Last Wednesday morning I got up at 2:15 AM and drove to Iuka, Mississippi to meet Shane Cox, owner of Hammer Rods, to “do research” for a June Map of the Month Alabama Outdoor News article on Pickwick Lake. Pickwick is a big Tennessee River lake mostly in Alabama but its dam is in Mississippi and the north shore there is in Tennessee in that area.
It is as far north and west as you can go in Alabama. The six-hour drive is the longest one I do for any articles. I have driven it both ways and fished during the day in the past but I think those days are over! On my longest trip ever, a few years ago I met Karen Elkins at Neely Henry at 6:00 AM after driving for four hours. We fished until 9:00 that night – I was in the boat 15 hours – then had another four-hour drive home. That was my longest day, 23 hours!
Shane lives near Pickwick and is very good there. Week before last he had a five-bass limit weighing 30 pounds to win a local tournament. Pickwick produces a lot of big bass if you know how to catch them.
We ran to a river ledge where the bottom quickly dropped from 13 feet down to 30 feet deep. Shane kept the boat out over the deep water and we cast big crankbaits to the shallow water, cranking them down to bump the bottom. As they came off the bottom on the edge of the ledge, fish would hit it.
I was sitting in the bottom of the boat taking notes when he made his first cast. He said “look at that” and I looked as two three pound largemouth wallowed on top, both hook on his plug. Then he got excited and said there was a four pound smallmouth following the two hooked ones! Since I was sitting down I could not see it. One of the three pounders came off but he landed the other one.
That made me quickly grab my rod and start casting. Shane was using one of his rods made for throwing big crankbaits, a 7 foot, 11 inch model. He could throw a crankbait about half again as far as I could on my 6.5 foot rod. That helped him get his crankbait down deeper than I could get mine to go.
I did catch a three-pound largemouth and a two pound largemouth, but he landed seven or eight, including two close to six pounds each and several more in the four pound range. His best five would have weighed about 25 pounds, one of the best limits I have ever seen caught in person.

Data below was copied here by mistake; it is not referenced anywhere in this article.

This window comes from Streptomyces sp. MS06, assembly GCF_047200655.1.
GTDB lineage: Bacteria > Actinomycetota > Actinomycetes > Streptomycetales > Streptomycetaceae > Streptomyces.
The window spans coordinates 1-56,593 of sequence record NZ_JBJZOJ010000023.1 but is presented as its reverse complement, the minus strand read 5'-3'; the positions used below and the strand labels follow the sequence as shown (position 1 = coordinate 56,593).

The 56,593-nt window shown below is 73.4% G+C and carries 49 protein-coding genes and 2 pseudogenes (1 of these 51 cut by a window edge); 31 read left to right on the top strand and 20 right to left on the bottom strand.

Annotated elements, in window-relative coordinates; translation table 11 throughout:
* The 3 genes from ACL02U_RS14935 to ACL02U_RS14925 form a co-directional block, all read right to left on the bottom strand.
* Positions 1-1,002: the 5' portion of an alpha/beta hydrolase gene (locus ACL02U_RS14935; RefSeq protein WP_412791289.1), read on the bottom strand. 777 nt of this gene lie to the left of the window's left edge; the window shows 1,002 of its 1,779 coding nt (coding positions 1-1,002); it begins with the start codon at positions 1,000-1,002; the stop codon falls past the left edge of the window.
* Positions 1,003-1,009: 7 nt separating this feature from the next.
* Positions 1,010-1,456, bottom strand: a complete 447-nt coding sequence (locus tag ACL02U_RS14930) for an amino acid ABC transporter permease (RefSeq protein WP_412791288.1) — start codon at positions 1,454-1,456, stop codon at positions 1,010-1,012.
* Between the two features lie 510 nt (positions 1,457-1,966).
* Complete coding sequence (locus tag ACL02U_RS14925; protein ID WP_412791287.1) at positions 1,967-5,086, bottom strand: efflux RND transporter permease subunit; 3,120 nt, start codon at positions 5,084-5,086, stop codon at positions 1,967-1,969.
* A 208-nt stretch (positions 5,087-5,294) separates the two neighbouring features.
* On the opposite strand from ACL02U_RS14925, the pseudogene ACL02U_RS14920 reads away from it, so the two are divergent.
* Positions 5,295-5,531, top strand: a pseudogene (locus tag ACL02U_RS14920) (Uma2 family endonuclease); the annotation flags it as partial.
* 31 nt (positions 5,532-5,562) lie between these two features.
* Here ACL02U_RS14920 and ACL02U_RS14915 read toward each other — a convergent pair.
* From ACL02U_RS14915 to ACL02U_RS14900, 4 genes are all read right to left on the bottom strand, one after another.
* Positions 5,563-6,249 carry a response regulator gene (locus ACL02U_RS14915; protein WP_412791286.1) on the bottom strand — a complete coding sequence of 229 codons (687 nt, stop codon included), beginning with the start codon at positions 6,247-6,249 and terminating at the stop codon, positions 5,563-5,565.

The original plan was to run to his tournament hole and catch a couple of bass for pictures then go look at ten similar spots to put on the map. We stayed longer because Shane wanted to catch that smallmouth!
After a few hours of looking at the spots and me taking notes while he fished and caught several more three-pound bass, we finished up on hole ten. As I completed my notes on it Shane caught a hybrid. I got up and started casting but this ledge was deeper and I could not get my crankbait to run deep enough, so Shane let me use his rod. I had thought maybe it was his skill that allowed him to make longer casts, but I found with his rod I could cast just as far.
Shane caught another hybrid and a two-pound largemouth on a swimbait and I did not get a bite. I quickly get worn out cranking a big plug and Shane felt sorry for me and swapped rods. A swimbait is easy to fish, you cast it out and reel it in with little resistance. This pattern was let it hit bottom then start reeling and I managed to hang his bait and lose it.
Rather than lose any more of his baits I dug around in my tackle box and found a three-quarters ounce football head jig. I carry a small box with some tackle in it, mostly stuff I usually don’t use, on these trips. That jig has been in there for years and I have never caught a bass on a football head jig,
The first cast I made I let the jig hit bottom in 18 feet of water and drug it to the drop. As it started falling I felt a thump and set the hook and landed a three-pound largemouth. I did that on the next three cast in a row, then went three cast without a bite but caught my fifth fish in eight cast on the next one. All were three-pound fish so I had a five-fish limit weighing 15 pounds in less than 15 minutes.
I would love to do that in a club tournament!
I left Pickwick at 3:30 PM and headed home, thinking I might be able to drive all the way. But after turning west rather than east onto I-20 in Birmingham, a turn I have made dozens of times coming home, I stopped just east of Birmingham and got a motel room for the night. I knew I was too tired to think straight.
Pickwick is a long way away but the fishing can be incredible!